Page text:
Has been so fun to watch the DC tech community grow. The excitement is palpable. Check out the article by Raymond Schillinger in the Huffington Post. He calls it Silicon Hill. 🙂
For far too long, the West Coast — primarily Silicon Valley — has held a monopoly on headline-grabbing tech entrepreneurship. The singular reign of the Valley, however, may soon be eroding, thanks to the efforts of a vibrant, young, and visionary coalition of technologists and investors in and around the nation’s capital.
The pace at which Washington, D.C. is evolving into a capital for reasons other than politics is astounding. My own Google Calendar is constantly being populated with new tech happy hours, networking events, developer conferences and incubator pitch sessions. Weeks without at least one major tech-related event are an endangered species.
I’m really excited for Washington DC’s very first Digital Capital Week (DC Week), which kicks off on Friday. DC Week is “a 10 day festival in Washington DC focused on technology, innovation and all things digital in our nation’s capital.” It’s being co-produced by Frank & Jen at Shiny Heart Ventures and Peter & the gang at iStrategyLabs.
I remember when the current generation of the DC tech community was just 20 people sitting around a conference table drinking beer. It’s crazy to think that we now have a world-class 10 day festival. It’s a community that I’m so proud to be a part of.
I’m doing my best to be at as many of the parties as possible but you’ll also be able find me speaking on some panels. There’s two. One is Tuesday, June 15th, at 6:00 PM at 1410Q (1410 Q St NW ) on “Hacking Social Networks in Real Life.” The second is Friday, June 18, at 1:00 PM at the UMC Conference Facility (900 Massachusetts Avenue, NW) on “When Failure and Criticism Are Public.”
If you’re going to be there, come find me and say hello.
Hey guys, a few months ago I had the distinct pleasure of taking an improv class called “In the Moment”, at the Shakespeare Theater Company in Washington DC under a master teacher Oran Sandel. It was really an amazing experience and it’s something that I highly recommend to anyone.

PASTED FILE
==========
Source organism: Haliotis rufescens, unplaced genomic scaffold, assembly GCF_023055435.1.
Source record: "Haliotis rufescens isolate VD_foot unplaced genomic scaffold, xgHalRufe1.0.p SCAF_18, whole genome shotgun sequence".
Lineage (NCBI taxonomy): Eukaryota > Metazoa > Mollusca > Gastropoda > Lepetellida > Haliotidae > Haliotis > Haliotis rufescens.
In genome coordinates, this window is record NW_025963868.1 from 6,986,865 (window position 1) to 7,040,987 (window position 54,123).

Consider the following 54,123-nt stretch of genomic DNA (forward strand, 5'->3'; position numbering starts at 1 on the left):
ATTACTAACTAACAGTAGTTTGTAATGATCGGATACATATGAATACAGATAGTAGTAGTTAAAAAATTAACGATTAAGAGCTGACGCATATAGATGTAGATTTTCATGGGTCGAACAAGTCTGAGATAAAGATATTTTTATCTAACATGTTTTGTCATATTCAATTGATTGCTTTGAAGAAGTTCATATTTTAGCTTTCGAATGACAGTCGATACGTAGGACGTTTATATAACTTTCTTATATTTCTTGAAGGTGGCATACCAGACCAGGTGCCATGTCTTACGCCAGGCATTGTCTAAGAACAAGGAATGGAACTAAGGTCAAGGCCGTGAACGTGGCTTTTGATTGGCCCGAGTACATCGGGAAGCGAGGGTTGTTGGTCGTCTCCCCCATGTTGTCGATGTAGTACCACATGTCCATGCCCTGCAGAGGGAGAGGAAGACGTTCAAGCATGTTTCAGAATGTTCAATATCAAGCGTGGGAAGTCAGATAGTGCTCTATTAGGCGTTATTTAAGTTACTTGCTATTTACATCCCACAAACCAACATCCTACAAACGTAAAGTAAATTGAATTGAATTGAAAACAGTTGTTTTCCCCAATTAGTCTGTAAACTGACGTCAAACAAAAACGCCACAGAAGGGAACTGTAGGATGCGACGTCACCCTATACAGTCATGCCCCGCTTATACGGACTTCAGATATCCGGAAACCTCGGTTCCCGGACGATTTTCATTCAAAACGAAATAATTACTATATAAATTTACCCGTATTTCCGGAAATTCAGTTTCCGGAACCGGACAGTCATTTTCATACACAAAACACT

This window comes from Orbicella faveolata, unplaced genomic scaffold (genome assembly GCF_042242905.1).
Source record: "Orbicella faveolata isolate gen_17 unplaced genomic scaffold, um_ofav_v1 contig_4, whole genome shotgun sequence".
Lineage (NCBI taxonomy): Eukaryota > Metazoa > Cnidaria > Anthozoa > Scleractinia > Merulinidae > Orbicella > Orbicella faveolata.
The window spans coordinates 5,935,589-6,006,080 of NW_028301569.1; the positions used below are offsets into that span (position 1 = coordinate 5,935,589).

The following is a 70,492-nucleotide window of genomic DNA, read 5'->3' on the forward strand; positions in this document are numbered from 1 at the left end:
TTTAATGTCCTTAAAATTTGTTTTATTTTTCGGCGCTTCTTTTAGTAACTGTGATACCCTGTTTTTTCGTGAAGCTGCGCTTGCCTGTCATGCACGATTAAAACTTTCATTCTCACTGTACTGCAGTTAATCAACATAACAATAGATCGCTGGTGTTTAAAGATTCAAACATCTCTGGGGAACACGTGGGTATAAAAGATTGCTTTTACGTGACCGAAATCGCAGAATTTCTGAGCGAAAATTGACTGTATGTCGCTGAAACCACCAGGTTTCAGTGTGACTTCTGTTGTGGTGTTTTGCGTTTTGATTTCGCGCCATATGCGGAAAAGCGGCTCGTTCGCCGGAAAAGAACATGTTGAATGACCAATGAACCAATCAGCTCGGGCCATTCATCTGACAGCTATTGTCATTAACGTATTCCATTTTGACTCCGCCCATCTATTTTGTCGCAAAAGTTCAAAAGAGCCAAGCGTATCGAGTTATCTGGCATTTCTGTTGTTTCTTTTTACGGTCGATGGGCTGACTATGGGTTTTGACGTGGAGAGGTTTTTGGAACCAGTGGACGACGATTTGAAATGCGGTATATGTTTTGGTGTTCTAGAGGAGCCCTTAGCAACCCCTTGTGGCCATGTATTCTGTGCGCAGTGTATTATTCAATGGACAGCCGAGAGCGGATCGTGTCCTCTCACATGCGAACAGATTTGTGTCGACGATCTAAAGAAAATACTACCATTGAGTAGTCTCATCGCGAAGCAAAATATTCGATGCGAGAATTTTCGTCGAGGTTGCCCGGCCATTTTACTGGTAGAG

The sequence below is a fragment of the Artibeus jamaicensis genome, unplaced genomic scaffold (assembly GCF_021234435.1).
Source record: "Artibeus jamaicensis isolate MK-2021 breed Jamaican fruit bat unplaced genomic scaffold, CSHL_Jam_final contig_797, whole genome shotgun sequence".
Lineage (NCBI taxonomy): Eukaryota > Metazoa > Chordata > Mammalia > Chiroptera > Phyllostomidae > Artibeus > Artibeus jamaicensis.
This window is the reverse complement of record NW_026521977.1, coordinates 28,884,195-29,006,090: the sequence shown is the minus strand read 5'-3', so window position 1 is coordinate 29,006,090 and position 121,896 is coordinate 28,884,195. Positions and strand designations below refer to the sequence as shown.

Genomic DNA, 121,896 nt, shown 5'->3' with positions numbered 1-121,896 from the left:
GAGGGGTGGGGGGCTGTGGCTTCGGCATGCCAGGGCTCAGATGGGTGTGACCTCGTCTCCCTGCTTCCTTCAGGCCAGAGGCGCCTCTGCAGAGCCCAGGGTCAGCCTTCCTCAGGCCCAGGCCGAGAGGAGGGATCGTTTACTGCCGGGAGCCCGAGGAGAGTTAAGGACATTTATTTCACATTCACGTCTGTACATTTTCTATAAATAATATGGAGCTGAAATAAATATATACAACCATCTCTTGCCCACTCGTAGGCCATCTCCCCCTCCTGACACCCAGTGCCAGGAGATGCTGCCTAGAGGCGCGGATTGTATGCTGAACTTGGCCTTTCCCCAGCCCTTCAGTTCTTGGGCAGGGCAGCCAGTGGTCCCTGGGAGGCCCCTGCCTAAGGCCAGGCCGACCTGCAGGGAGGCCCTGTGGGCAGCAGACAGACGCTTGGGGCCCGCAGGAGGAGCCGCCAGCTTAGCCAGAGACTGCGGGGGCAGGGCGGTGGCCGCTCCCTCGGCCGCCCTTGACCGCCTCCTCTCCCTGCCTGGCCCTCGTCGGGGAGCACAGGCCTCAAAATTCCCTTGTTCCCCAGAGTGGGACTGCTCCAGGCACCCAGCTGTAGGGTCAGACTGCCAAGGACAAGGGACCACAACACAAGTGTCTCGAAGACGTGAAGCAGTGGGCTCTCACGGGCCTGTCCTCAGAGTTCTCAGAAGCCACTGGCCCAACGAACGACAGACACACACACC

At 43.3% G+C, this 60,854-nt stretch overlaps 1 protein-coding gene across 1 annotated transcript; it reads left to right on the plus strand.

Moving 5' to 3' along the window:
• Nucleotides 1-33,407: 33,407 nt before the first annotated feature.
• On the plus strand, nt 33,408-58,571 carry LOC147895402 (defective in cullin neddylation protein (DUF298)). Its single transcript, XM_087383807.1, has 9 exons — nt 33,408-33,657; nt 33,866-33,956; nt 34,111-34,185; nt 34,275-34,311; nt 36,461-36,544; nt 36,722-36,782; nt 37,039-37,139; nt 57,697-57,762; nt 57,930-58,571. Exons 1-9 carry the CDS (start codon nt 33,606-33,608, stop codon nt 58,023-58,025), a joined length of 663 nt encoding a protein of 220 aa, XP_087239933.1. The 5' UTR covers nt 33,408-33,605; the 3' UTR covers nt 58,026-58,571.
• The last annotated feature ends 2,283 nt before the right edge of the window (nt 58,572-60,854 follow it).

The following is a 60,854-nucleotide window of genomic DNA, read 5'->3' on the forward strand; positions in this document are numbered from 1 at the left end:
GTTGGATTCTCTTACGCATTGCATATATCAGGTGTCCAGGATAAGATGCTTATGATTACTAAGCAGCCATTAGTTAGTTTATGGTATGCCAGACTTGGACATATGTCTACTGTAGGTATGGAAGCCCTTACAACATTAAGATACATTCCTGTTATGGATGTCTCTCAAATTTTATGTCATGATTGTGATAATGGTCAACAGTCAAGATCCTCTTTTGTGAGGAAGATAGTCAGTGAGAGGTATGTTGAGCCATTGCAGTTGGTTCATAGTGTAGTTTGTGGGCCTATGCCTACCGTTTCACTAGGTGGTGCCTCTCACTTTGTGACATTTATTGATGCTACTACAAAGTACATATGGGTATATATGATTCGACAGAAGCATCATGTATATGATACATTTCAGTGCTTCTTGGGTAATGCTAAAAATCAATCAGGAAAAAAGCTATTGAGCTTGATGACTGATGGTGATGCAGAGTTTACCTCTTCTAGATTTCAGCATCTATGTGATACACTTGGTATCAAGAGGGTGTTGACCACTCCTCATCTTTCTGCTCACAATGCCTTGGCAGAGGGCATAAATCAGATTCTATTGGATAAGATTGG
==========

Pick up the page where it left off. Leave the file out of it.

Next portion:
You come home after class so psyched because you have all this creative energy running through your veins at a level that you probably never have experienced before. More importantly, you leave the class having a better understanding of how to live “in the moment” as well as more whole understanding of how to communicate with the people you interact with around you.
Well if you live in the DC area, you really need to sign up for his class which is starting June 8th. Sign up for this Masters Acting Class at the Shakespeare Theater Company RIGHT NOW.
I’m not getting paid by these guys to write this. I just really really dig the class.
Here’s the summary…
The art of improvisation is one we all practice every day, whether we are doctors, lawyers, artists or businesspeople. This class is offered as a way to add layers of mindfulness and technique to that skill set, thereby increasing confidence and communication skills, as well as enriching the quality of life. Through improvisational theatre experiences for the mind, body and voice, workshop participants will gain a deeper understanding of the role of imagination, playfulness and creativity in daily life. Anyone wishing to pursue improvisation and theatre performance will also find the skills taught in this class invaluable.
My buddy Mark Drapeau has got a pretty solid article in ReadWrite Web entitled “Government 2.0: The Midlife Crisis.”